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real time curve shifted by ~10 cycles


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#1 almost a doctor

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Posted 22 April 2009 - 04:59 AM

Hello, I'm having some issues with real time PCR and I was wondering if anyone here can help me. I'll try explaining my problem the best I can.
I work in an engineering company, and we are currently developing qPCR, of which unfortunately I canít tell much for IP reasons. In brief just to put things in place, we donít use a commercial instrument (although we do have an ABI 7000). Both the thermocycling and the optical side of our system have been built in house. Until recently we were getting Cts of ~18-22 for a particular sample (very similar to what we get in the ABI instrument). However this has now changed and we canít see anything happening before cycle 28 (our protocol runs 30 cycles). If we run a 40 cycles PCR, the curve looks exactly the same as it used to but with a 10 cycles shift (Cts of ~28-32).
Now, these same samples still behave the same on the ABI instrument, and when analysed by electrophoresis and I'm stuck for ideas. :(

The engineer blames the reaction which of course I (the scientist) believe to be fine. I on the other hand blame the optics, and have managed to show that they are less sensitive than they used to. However, this doesnít really explain why both the exponential and plateau part of the qPCR have shifted 10 cycles !! :huh: :huh: So, although I donít think the problem is in the biology of the reaction I do have to agree with the engineer that thereís something odd going on that cant just be explained by the optics being less sensitive than they were.
Hope this makes sense and someone out there has any ideas for me.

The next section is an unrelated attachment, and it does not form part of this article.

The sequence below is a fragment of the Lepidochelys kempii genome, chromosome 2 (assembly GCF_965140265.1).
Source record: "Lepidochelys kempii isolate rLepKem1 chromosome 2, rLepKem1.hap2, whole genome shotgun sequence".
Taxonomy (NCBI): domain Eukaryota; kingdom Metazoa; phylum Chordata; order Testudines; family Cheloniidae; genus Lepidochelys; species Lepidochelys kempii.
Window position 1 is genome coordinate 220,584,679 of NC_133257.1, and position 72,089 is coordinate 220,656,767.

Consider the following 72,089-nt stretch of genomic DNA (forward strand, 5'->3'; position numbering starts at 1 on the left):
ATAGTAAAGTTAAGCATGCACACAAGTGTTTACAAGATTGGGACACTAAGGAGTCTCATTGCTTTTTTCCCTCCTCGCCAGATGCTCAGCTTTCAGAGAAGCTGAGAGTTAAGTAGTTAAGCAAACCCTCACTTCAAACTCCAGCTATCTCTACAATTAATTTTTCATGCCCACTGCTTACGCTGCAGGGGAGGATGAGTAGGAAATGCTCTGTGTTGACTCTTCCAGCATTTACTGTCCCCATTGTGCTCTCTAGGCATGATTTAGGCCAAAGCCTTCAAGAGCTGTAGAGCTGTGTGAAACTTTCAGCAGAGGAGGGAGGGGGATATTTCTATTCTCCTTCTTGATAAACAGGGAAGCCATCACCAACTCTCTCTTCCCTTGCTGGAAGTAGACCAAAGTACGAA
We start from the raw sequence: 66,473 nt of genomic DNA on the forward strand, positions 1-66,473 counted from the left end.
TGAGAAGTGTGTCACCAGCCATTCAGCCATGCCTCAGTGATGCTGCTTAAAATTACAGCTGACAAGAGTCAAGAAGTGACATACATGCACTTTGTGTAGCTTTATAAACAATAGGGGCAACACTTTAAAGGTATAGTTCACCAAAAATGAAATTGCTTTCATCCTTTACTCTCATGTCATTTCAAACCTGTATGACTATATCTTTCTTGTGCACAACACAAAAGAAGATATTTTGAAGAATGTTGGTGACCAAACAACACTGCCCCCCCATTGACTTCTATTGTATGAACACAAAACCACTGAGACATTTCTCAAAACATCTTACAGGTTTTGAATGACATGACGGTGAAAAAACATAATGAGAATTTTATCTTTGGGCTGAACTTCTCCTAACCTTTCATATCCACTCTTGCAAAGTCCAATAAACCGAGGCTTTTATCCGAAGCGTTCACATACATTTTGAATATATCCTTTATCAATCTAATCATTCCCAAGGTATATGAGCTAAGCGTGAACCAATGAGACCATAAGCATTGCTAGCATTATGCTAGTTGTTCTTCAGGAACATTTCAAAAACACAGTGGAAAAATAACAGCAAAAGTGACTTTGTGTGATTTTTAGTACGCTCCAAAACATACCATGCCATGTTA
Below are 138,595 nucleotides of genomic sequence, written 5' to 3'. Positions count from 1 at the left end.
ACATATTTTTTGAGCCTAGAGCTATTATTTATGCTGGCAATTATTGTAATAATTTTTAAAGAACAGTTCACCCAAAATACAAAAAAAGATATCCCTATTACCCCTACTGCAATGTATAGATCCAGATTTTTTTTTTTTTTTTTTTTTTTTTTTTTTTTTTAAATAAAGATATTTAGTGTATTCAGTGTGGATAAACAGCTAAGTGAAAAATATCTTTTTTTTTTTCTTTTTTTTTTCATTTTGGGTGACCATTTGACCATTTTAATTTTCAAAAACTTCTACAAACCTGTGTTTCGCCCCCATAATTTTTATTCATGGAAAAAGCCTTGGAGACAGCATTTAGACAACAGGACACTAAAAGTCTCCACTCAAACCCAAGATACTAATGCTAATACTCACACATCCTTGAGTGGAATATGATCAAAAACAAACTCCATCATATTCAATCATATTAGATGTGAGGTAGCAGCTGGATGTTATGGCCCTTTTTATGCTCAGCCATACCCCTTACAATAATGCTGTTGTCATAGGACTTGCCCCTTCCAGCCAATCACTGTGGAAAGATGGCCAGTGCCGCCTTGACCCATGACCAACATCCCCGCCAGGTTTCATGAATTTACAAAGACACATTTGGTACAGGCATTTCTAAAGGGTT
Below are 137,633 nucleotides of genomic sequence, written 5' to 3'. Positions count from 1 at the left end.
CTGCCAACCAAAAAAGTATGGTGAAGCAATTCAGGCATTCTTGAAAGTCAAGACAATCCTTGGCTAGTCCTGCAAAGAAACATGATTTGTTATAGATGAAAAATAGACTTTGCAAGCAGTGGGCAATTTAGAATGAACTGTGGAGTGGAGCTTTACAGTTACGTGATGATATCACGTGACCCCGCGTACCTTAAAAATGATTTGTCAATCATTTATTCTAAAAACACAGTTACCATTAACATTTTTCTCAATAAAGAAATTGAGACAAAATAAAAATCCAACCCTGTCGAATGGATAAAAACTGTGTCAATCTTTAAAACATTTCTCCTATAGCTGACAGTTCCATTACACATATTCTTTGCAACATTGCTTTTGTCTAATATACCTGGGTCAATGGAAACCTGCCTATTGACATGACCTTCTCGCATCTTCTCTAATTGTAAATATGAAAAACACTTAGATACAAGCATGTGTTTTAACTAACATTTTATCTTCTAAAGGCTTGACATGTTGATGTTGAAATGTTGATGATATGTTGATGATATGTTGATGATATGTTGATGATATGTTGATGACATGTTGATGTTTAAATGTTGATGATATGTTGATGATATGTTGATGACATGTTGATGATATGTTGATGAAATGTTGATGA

Your help will be much appreciated. :lol:

Edited by almost a doctor, 22 April 2009 - 04:59 AM.


#2 gfischer

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Posted 22 April 2009 - 06:26 AM

Hello, I'm having some issues with real time PCR and I was wondering if anyone here can help me. I'll try explaining my problem the best I can.
I work in an engineering company, and we are currently developing qPCR, of which unfortunately I canít tell much for IP reasons. In brief just to put things in place, we donít use a commercial instrument (although we do have an ABI 7000). Both the thermocycling and the optical side of our system have been built in house. Until recently we were getting Cts of ~18-22 for a particular sample (very similar to what we get in the ABI instrument). However this has now changed and we canít see anything happening before cycle 28 (our protocol runs 30 cycles). If we run a 40 cycles PCR, the curve looks exactly the same as it used to but with a 10 cycles shift (Cts of ~28-32).
Now, these same samples still behave the same on the ABI instrument, and when analysed by electrophoresis and I'm stuck for ideas. :(

The engineer blames the reaction which of course I (the scientist) believe to be fine. I on the other hand blame the optics, and have managed to show that they are less sensitive than they used to. However, this doesnít really explain why both the exponential and plateau part of the qPCR have shifted 10 cycles !! :huh: :huh: So, although I donít think the problem is in the biology of the reaction I do have to agree with the engineer that thereís something odd going on that cant just be explained by the optics being less sensitive than they were.
Hope this makes sense and someone out there has any ideas for me.

Your help will be much appreciated. :lol:


If the sample hasn't changed on the ABI, and the band intensity on a gel is the same, I have to believe that the problem is with your in-house instrument. Thee engineer may not want to hear it, but there's really no other explanation for what you're describing (except perhaps that the laws of biochemistry are different inside the new machine, you could try moving it to make sure it's not in some sort of space-time fissure :( ).
Above all things, if kindness is your king,
then heaven will be yours, before you meet your end

#3 aimikins

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Posted 24 April 2009 - 08:30 AM

there can be background fluorescence in the wells inside the machine. if you run the machine's self-tests you can get a reading and see which, if any, wells are affected.
"it is a miracle that curiosity survives formal education" -A.E.




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